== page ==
Rains cause road, culvert to fail

Amsterdam Highway Department put up barricades to block part of Upper Van Dyke Avenue where a culvert pipe collapsed Monday due to heavy rains. Upper Van Dyke Avenue between Gulf Course Road and Chapel Place will remain closed until repairs are complete. (The Leader-Herald/Briana O’Hara)

AMSTERDAM — Heavy rain and flooding on Monday caused a culvert pipe to collapse on Upper Van Dyke Avenue and the road around it to collapse.

Montgomery County Emergency Management sent out a notice around noon Monday that Upper Van Dyke Avenue between Golf Course Road and Chapel Place was closed from traffic until further notice.

“Please avoid this area until further notice is given. Storms have caused damage with necessary repairs,” the Facebook notice stated.

Amsterdam Highway Superintendent Bart Tessiero said the road is expected to reopen within three days.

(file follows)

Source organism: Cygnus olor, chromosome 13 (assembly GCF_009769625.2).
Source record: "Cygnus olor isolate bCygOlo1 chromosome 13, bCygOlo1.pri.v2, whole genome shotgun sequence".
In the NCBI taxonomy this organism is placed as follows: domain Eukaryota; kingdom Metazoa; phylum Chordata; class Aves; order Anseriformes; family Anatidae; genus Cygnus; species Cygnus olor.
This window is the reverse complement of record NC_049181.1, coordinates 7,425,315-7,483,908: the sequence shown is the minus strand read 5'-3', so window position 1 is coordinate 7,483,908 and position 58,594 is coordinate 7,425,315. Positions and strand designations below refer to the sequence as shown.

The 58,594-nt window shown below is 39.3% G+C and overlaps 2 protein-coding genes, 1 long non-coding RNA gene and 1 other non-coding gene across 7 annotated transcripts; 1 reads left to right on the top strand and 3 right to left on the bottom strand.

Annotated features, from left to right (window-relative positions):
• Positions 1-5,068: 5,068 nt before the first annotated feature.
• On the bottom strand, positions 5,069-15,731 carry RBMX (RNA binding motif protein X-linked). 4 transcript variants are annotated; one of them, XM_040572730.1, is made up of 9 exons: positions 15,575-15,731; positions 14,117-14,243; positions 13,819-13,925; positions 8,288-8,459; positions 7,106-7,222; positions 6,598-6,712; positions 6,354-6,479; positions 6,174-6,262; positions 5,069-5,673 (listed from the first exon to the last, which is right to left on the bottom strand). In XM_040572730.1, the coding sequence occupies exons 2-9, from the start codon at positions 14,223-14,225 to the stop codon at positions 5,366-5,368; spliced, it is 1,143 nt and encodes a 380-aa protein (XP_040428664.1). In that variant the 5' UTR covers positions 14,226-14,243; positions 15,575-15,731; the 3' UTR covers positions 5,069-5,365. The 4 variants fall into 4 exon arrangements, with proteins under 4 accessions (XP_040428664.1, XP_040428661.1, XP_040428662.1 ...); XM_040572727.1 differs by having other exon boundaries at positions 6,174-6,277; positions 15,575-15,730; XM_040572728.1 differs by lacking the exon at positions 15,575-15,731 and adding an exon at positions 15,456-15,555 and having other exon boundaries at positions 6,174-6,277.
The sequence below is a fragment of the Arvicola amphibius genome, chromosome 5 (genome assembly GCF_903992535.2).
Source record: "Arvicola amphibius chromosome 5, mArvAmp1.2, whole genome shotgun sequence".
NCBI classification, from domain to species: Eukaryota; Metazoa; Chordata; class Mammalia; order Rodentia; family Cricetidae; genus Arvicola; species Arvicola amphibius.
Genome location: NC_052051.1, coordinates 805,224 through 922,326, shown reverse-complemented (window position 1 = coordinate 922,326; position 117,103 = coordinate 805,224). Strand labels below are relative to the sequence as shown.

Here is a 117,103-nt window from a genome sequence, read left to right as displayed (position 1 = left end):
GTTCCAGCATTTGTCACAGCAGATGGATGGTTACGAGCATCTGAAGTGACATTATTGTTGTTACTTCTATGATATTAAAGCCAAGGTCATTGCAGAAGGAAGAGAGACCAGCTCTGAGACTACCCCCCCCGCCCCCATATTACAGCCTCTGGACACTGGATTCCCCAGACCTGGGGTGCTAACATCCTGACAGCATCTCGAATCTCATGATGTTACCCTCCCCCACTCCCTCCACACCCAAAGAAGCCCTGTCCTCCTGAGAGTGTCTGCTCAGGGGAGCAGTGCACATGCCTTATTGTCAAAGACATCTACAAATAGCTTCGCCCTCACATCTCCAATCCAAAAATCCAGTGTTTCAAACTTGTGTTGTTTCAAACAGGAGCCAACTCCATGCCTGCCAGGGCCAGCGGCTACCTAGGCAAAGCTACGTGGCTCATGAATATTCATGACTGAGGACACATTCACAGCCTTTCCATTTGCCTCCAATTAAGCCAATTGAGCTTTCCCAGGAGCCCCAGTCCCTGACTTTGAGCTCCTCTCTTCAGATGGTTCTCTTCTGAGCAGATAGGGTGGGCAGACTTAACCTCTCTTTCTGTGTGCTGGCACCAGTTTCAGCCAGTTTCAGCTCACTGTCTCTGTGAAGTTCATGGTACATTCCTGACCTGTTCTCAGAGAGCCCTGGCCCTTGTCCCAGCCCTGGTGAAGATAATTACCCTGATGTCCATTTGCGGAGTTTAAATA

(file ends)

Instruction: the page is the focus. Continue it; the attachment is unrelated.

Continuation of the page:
“Basically, what happened is there was a horrendous downpour and the amount of rain that traveled through that creek and the amount of the debris that plugged the inlet of the culvert pipe created a huge hydraulic load and worked it’s way outside the pipe and kind of undermined it,” Tessiero said. “As it undermined the pipe, then it started to erode the road.”

The call of the incident came in to the town clerk’s office. Tessiero said it was reported by someone driving by.

He said fortunately no one was injured.

The highway department was assisted by the town Department of Public Works, the Amsterdam Volunteer Fire Department and the Montgomery County Sheriff’s Office secured the road for any emergency vehicles that needed to travel another route.

Tessiero said they are going to replace it with a plastic pipe. That will take place this morning.

“We’ll start first thing in the morning to excavate it, get the pipe out, put a new pipe in and refill the hole,” Tessiero said.

He said one of the major problems was the debris plugging the inlet of the pipe, which created the major hydraulic load on culvert pipe.

Tessiero said when he first arrived to the scene, the road was completely saturated with water.

“The shoulder of the road on the east side was starting to deteriorate,” Tessiero said. “The fortunate thing was timing.”

By Kerry Minor

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